Evaluation of the false recent classification rates of multiassay algorithms in estimating HIV type 1 subtype C incidence

Sikhulile Moyo, Tessa LeCuyer, Rui Wang, Simani Gaseitsiwe, Jia Weng, Rosemary Musonda, Hermann Bussmann, Madisa Mine, Susan Engelbrecht, Joseph Makhema, Richard Marlink, Marianna K. Baum, Vladimir Novitsky, M. Essex

Research output: Contribution to journalArticlepeer-review

12 Scopus citations

Abstract

Laboratory cross-sectional assays are useful for the estimation of HIV incidence, but are known to misclassify individuals with long-standing infection as recently infected. The false recent rate (FRR) varies widely across geographic areas; therefore, accurate estimates of HIV incidence require a locally defined FRR. We determined FRR for Botswana, where HIV-1 subtype C infection is predominant, using the BED capture enzyme immunoassay (BED), a Bio-Rad Avidity Index (BAI) assay (a modification of the Bio-Rad HIV1/2+O EIA), and two multiassay algorithms (MAA) that included clinical data. To estimate FRR, stored blood samples from 512 antiretroviral (ARV)-naive HIV-1 subtype C-infected individuals from a prospective cohort in Botswana were tested at 18-24 months postenrollment. The following FRR mean (95% CI) values were obtained: BED 6.05% (4.15-8.48), BAI 5.57% (3.70-8.0), BED-BAI 2.25% (1.13-4.0), and a combination of BED-BAI with CD4 (>200) and viral load (>400) threshold 1.43% (0.58-2.93). The interassay agreement between BED and BAI was 92.8% (95% CI, 90.1-94.5) for recent/long-term classification. Misclassification was associated with viral suppression for BED [adjusted OR (aOR) 10.31; p=0.008], BAI [aOR 9.72; p=0.019], and MAA1 [aOR 16.6; p=0.006]. Employing MAA can reduce FRR to <2%. A local FRR can improve cross-sectional HIV incidence estimates.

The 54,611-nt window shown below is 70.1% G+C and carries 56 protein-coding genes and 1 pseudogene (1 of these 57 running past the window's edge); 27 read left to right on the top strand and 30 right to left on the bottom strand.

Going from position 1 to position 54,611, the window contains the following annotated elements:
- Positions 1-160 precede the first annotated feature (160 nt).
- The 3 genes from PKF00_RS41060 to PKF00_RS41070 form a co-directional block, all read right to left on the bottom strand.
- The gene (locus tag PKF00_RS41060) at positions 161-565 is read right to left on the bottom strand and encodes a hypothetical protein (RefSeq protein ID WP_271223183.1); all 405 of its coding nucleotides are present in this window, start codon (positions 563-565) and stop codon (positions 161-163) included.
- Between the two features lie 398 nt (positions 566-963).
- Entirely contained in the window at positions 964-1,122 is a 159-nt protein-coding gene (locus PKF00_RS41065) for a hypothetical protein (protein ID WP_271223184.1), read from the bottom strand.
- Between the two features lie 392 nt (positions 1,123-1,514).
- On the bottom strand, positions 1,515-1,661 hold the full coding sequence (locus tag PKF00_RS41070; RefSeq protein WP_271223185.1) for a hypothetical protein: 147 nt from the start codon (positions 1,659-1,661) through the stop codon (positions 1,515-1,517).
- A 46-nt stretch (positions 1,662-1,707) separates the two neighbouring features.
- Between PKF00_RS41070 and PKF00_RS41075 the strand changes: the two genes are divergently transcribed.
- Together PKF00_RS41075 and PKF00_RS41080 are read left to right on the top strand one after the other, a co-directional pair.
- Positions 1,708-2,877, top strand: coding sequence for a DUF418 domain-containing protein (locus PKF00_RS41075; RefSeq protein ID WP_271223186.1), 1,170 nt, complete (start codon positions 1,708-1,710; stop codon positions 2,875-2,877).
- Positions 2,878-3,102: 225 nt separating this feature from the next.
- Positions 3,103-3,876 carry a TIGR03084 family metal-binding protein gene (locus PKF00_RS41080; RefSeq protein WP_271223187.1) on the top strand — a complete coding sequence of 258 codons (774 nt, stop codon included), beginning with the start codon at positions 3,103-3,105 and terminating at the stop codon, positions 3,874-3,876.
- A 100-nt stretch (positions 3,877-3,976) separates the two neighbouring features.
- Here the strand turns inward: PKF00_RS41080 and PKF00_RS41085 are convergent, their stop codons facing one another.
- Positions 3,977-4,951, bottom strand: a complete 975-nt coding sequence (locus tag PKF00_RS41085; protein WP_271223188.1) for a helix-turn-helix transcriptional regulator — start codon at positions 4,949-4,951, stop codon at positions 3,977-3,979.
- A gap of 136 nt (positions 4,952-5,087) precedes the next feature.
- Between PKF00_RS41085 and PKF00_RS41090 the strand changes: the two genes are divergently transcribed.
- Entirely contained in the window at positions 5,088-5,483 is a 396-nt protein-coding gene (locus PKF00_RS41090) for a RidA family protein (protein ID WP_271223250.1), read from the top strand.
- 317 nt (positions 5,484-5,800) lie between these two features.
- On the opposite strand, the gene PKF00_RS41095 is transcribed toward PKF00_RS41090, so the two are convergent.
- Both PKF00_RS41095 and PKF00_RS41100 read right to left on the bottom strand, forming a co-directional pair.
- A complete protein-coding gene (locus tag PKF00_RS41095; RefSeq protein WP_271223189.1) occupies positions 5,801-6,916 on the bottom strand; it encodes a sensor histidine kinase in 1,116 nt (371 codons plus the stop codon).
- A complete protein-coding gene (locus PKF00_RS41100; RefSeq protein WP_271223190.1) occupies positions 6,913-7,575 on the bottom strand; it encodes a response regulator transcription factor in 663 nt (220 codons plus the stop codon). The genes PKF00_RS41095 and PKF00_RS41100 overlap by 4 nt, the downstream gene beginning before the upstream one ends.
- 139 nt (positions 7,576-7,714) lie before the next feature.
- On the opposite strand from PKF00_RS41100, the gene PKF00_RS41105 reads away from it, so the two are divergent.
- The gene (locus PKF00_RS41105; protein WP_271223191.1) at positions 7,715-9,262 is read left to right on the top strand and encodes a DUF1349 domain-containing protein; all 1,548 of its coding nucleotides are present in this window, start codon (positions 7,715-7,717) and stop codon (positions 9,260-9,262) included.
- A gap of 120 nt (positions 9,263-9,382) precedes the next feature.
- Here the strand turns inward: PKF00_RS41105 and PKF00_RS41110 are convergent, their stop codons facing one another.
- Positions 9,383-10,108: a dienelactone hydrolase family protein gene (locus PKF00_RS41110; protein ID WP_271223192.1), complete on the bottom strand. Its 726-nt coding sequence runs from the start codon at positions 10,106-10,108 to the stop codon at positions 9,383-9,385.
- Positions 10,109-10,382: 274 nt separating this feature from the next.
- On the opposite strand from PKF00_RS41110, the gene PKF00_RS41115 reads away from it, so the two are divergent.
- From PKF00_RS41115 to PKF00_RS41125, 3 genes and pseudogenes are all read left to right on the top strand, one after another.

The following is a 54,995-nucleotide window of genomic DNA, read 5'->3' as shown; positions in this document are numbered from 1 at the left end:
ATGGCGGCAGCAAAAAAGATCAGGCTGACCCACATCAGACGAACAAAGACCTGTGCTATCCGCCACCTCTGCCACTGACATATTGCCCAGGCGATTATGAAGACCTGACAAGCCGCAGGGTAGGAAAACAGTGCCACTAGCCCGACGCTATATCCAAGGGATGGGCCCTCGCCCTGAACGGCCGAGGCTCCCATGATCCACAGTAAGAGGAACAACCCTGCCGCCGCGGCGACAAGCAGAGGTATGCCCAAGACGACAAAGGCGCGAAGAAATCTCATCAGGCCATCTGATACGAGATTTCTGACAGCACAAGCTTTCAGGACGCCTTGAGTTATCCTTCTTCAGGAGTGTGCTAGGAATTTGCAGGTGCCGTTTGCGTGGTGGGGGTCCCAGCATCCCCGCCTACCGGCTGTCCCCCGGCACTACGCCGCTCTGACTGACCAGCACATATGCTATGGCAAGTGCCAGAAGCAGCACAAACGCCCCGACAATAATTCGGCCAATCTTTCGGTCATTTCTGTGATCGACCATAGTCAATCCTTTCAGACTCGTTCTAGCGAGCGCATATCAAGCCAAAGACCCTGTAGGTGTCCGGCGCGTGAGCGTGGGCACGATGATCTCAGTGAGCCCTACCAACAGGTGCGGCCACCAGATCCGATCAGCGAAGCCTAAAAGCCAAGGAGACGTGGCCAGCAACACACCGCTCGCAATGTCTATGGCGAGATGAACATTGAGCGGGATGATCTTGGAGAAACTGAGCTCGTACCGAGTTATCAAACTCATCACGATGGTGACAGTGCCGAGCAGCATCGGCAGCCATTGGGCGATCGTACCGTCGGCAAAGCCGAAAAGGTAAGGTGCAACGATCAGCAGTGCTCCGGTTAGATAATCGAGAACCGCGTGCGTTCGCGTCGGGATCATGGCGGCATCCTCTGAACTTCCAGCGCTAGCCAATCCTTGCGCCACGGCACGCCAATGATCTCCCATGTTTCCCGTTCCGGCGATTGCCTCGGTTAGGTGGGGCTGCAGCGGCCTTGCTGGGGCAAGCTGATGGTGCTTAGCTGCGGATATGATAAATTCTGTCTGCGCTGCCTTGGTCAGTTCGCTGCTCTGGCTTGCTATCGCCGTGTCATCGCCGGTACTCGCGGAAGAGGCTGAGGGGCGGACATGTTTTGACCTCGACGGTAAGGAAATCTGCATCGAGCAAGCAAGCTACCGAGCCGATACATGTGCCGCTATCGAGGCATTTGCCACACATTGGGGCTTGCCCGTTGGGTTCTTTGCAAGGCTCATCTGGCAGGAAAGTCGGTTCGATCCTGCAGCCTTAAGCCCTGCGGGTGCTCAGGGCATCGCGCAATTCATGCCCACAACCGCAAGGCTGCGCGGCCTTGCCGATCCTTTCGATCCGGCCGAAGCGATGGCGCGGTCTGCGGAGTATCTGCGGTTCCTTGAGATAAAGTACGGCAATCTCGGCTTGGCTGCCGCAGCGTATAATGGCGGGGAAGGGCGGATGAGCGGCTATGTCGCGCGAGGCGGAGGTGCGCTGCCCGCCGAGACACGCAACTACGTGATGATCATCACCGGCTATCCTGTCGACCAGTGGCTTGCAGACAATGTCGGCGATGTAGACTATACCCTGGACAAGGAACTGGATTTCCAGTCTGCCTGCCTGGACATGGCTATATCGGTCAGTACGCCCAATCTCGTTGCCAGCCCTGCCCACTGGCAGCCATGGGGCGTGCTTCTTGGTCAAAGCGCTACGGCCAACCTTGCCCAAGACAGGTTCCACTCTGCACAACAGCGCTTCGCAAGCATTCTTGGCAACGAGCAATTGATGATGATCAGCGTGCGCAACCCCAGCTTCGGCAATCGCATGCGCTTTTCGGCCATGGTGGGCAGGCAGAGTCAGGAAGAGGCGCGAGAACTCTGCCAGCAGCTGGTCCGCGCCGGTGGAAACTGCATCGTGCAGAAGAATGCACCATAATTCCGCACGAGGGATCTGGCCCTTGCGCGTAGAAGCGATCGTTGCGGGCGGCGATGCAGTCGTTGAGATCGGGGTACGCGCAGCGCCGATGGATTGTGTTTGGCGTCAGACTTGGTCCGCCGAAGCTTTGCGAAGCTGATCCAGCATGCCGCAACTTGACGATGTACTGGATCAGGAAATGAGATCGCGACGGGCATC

Original languageEnglish (US)
Pages (from-to)29-36
Number of pages8
JournalAIDS research and human retroviruses
Volume30
Issue number1
DOIs
StatePublished - Jan 1 2014
Externally publishedYes

All Science Journal Classification (ASJC) codes

  • Immunology
  • Virology
  • Infectious Diseases

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